They bought land, made a wetland and now Whanganui's Sisters of St Joseph of the Sacred Heart want to plant the steep hillside below their Mount St Joseph.
The hill is "what's holding it all up", Sister Noelene Landrigan said. It suffered slips in the June 2015 heavy rain and sheep can no longer be grazed on it.
The sisters applied to national body Trees That Count for a donation of up to 300 native trees to help hold on to the soil. There were more than 1000 applications and theirs was one of seven lucky ones.
The trees arrive next month, and Sr Noelene is organising a planting day for August 30, starting at 9am. Anyone who wants to help can ring Mount St Joseph on weekdays and register with Karen Erueti, ph 345 5047.
The Sisters used to own a little farm on the edge of St John's Hill. They kept the land at the top, and their Mount St Joseph base and Nazareth Rest Home and Hospital are built on it.
They bought a 1ha swampy area back from a neighbour, and turned it into the Te Punanga Ripo wetland in 2004. It's now a nursery for eels, Sr Noelene said, and the eels have to leave it to get to sea and breed.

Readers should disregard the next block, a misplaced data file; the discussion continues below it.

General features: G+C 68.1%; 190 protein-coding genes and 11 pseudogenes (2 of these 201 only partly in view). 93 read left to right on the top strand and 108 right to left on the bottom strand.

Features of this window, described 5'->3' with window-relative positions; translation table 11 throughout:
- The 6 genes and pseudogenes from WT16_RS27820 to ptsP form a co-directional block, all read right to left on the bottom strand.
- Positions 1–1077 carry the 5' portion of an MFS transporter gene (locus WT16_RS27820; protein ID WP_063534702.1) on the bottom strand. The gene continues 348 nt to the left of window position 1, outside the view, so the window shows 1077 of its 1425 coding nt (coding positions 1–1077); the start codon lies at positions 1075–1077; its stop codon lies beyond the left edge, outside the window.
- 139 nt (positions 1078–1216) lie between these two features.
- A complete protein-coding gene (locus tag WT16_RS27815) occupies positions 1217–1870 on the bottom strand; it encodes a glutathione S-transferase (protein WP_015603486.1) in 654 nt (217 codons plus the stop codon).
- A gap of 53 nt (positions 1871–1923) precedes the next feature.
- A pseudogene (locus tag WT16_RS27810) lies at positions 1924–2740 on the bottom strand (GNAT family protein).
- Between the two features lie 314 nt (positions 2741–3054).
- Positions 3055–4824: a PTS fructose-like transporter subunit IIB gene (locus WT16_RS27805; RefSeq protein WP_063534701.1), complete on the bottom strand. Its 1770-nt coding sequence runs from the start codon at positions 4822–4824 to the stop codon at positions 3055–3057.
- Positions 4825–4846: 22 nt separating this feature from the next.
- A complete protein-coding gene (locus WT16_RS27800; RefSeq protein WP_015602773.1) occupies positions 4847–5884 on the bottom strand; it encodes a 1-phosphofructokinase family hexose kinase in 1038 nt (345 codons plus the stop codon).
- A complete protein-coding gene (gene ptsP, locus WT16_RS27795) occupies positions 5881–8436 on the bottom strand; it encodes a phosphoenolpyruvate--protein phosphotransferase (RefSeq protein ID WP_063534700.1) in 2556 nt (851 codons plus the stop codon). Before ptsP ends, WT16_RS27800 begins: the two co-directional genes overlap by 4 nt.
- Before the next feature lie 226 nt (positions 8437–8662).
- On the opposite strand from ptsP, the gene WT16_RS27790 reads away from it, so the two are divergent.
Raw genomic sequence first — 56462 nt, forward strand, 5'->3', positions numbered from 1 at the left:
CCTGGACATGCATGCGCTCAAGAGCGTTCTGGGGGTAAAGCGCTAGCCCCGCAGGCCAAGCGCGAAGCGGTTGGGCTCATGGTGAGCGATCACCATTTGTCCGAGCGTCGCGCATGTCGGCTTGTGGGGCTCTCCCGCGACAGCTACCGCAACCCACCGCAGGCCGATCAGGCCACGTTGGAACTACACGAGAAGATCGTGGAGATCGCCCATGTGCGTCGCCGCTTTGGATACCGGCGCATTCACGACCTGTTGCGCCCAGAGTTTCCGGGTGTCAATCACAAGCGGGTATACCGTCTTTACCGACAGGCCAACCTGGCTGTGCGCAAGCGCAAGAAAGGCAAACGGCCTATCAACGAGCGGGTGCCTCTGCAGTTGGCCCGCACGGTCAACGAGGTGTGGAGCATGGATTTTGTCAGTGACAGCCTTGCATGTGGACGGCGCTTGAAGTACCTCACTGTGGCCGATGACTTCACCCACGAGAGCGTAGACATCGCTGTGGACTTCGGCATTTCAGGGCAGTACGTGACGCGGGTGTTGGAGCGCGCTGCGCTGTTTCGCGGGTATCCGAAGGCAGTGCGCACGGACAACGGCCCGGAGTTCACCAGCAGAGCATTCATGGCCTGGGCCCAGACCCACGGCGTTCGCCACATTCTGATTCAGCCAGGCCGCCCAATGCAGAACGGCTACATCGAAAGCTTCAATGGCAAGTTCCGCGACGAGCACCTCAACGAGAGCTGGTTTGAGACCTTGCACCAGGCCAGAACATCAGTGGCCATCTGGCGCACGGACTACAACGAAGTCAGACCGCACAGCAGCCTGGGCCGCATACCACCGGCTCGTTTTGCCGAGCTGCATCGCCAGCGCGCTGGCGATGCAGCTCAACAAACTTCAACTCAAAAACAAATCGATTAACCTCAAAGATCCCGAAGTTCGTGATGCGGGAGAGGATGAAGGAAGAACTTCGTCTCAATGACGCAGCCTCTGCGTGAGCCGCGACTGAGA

"Some of the staff have seen old female eels heading across our drive down to the river."
Some of the Sisters' hillside is already taken up with one of the City Mission's gardens, and about 80 fruit trees. Much of the rest is very steep.
Sr Noelene has had Whanganui plant ecologist Colin Ogle there, to make a list of suitable trees. She wants some for bird and bee forage, and all will store carbon, slow the pace of rainwater and hold on to the hillside soil.
Species are likely to include ngaio, pittosporums and matai. She's hoping they will shade out the kikuyu grass growing there, and stop it spreading.
Much of the work will be done by part-time employee Shane Dean, who helps with the planning. The Corrections Department's community workers will do any heavy jobs.
The project is in line with Pope Francis' views on "integral ecology", and Sr Noelene is part of a group of sisters investigating the true meaning of kaitiakitanga with tangata whenua.
"It's the local understanding of love of the Earth and relationship with the Earth," she said.